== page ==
Image source. Copyright Miramax Films, 2002.
Gangs of New York really should’ve been two movies. Martin Scorsese, usually very good at his job, has tried to do too much in one film, to combine a personal vengeance story with a massive 19th-century-urban-America historical epic. The result: a muddled mess. It has its virtues, but Gangs overall sinks under the weight of its extravagant ambitions.
The film starts with a standard revenge-movie setup. Five-year old Amsterdam Vallon (Leonardo DiCaprio) watches a gang fight where his father (Liam Neeson) dies at the hands of Bill “the Butcher” Cutting (Daniel Day-Lewis). After spending the rest of his childhood in an orphanage, Amsterdam returns to the scene of the crime some 20 years later, where he teams up with his old friend Johnny (Henry Thomas) to take down Cutting once and for all. He decides to disguise his identity so he can work for the Butcher and gain his trust – revenge from the inside out. Will Amsterdam’s plan succeed?
Unfortunately, Scorsese punts on an answer. The movie subsequently spends over one hour…going in circles. We see Amsterdam gain connections and fall for a sneaky woman thief (Cameron Diaz). But Scorsese chooses to spend the bulk of the running time meticulously cataloging the various alliances and rivalries between the immigrants, nativists, and political bosses all jockeying for power in pre-Civil War New York. Boss Tweed (Jim Broadbent), everyone’s favorite corrupt politician, gets plenty of screen time to scheme with Cutting on how to tighten his grip on the city’s political system. But for what? After Scorsese’s exposition of New York life is done – which, in his defense, is filmed well – the original revenge plotline has all but faded into the background. Cutting comes to trust Amsterdam so much that we end up wondering why Amsterdam doesn’t seize the moment to kill Cutting sooner. Why wait till after the long digression about New York immigrant life, by which point we’ve pretty much forgotten you wanted to kill Cutting anyway?
Then, just as we’re discovering Scorsese’s hidden talents as a documentary filmmaker, he seizes on the revenge story again in the second half, after Amsterdam suffers a crushing betrayal and Cutting, having learned Amsterdam’s true identity, turns on him. The pace finally picks back up as Amsterdam returns to plotting retribution. And then…Scorsese once again decides to go all historical-epic by spending time depicting the lower classes’ hostility towards the Civil War draft. The movie ends up having two climaxes for its two stories: for the revenge one, a final duel between the Butcher and Amsterdam; for the historical, the 1863 New York City draft riots. Scorsese tries to tie these two separate strands together. But the result, by trying to make both themes count, leaves neither of them resonating. By the time the movie closes with U2’s “The Hands That Built America” and a final montage of images of New York’s growing skyline over the next 140 years, the anticlimactic conclusion has already turned us off.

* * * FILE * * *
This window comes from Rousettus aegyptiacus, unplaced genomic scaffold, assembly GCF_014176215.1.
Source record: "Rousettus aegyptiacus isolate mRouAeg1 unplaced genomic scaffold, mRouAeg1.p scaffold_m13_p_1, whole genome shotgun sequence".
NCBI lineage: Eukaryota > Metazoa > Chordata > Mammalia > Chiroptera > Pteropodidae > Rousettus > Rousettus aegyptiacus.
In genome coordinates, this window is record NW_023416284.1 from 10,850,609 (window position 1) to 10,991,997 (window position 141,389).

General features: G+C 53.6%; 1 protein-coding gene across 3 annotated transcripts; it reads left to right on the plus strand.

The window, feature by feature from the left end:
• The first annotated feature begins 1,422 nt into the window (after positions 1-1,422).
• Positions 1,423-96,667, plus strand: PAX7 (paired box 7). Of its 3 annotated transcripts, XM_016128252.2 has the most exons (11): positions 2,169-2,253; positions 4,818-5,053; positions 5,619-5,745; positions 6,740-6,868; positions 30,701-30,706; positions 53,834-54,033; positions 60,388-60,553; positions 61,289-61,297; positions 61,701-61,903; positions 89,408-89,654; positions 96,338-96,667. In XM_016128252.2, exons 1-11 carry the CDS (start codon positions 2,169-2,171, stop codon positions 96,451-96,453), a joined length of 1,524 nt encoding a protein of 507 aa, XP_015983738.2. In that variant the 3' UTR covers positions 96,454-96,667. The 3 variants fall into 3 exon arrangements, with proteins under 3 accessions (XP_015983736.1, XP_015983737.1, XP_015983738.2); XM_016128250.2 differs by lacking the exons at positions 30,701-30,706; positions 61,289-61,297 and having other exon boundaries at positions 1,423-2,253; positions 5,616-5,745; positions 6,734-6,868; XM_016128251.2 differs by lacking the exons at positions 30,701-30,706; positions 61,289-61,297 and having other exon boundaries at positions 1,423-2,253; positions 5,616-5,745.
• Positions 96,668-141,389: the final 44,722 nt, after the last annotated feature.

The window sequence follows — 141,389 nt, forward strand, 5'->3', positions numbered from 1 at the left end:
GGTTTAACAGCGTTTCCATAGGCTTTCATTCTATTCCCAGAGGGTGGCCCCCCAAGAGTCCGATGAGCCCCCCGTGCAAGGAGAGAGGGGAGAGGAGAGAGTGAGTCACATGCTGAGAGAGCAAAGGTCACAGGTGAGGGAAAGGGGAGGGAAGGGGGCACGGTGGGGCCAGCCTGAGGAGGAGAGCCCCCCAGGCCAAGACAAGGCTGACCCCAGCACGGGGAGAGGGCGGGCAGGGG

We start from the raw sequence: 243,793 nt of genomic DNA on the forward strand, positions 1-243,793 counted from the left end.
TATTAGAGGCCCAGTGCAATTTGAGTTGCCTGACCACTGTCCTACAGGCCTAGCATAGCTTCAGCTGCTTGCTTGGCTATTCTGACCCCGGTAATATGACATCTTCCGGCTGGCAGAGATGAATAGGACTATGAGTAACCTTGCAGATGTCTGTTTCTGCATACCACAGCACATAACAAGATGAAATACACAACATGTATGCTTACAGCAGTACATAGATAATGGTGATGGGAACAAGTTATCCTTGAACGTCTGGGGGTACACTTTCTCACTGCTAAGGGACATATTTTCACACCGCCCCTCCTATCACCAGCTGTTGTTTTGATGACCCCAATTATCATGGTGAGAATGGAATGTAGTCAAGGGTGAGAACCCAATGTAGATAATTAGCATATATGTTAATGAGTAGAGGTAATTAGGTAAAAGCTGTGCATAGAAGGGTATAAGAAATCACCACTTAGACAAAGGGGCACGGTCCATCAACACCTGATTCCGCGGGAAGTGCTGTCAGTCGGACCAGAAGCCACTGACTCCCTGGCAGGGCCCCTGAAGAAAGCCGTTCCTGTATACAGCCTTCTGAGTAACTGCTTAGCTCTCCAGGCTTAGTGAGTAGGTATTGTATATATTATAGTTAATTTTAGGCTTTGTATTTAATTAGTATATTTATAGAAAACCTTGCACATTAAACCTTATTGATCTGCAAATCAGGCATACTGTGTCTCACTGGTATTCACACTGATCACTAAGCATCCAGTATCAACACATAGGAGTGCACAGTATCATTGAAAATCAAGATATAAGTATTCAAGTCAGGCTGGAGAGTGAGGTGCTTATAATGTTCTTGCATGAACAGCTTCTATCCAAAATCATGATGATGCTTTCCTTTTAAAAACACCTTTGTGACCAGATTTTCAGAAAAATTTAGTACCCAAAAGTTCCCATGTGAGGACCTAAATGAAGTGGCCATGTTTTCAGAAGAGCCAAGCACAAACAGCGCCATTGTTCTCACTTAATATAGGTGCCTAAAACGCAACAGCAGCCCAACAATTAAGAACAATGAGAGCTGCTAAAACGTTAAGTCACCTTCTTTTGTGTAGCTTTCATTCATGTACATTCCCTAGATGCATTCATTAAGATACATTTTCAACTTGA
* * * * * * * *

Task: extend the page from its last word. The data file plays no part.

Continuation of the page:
In all fairness, this movie has its good points. All the historical aspects of the film have clearly been painstakingly constructed and choreographed. Daniel Day-Lewis’ performance as the Butcher is marvelous. And a movie solely focusing on Amsterdam’s quest for revenge, even with Scorsese at the helm, would probably have been cliché. Still, Scorsese definitely could have made Gangs at least an hour shorter and retained the film’s core. If you’re looking for another Taxi Driver, Raging Bull, or Goodfellas, don’t watch this. You’ll be sorely disappointed.
Gangs of New York (2002)
Starring: Leonardo DiCaprio, Cameron Diaz, Daniel Day-Lewis, Liam Neeson, Jim Broadbent
Running Time: 167 minutes
Produced by: Alberto Grimaldi, Harvey Weinstein
Directed by: Martin Scorsese
Written by: Jay Cocks, Steven Zaillian, Kenneth Lonergan